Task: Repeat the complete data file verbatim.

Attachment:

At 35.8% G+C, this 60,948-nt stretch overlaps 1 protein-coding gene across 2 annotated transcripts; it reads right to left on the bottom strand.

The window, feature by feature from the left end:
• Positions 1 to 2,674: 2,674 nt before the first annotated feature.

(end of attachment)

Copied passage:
At 35.8% G+C, this 60,948-nt stretch overlaps 1 protein-coding gene across 2 annotated transcripts; it reads right to left on the bottom strand.

The window, feature by feature from the left end:
• Positions 1 to 2,674: 2,674 nt before the first annotated feature.